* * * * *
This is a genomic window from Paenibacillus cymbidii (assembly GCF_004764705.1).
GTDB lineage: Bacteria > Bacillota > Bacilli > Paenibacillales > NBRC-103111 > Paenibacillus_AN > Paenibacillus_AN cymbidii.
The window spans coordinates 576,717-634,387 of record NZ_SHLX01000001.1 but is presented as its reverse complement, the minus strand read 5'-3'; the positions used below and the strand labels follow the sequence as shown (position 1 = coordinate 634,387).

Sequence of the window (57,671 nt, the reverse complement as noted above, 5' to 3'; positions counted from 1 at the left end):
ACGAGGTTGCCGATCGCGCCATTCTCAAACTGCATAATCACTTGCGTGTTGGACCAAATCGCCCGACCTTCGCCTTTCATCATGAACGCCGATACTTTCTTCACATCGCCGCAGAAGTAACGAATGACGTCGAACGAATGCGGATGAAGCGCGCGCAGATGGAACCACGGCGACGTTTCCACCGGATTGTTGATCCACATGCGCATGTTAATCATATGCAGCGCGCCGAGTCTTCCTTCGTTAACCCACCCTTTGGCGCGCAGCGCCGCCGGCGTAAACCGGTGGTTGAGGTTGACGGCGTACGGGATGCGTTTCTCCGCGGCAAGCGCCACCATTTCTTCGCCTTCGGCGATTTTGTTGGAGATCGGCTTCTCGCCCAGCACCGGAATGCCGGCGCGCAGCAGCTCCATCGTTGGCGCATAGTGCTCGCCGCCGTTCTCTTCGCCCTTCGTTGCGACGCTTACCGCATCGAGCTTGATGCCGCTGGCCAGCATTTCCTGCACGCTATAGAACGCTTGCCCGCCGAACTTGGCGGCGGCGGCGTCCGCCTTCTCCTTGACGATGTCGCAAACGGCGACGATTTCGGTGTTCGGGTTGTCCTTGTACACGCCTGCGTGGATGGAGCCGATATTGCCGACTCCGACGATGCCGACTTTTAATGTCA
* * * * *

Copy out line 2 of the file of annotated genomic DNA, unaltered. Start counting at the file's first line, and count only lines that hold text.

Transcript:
GTDB lineage: Bacteria > Bacillota > Bacilli > Paenibacillales > NBRC-103111 > Paenibacillus_AN > Paenibacillus_AN cymbidii.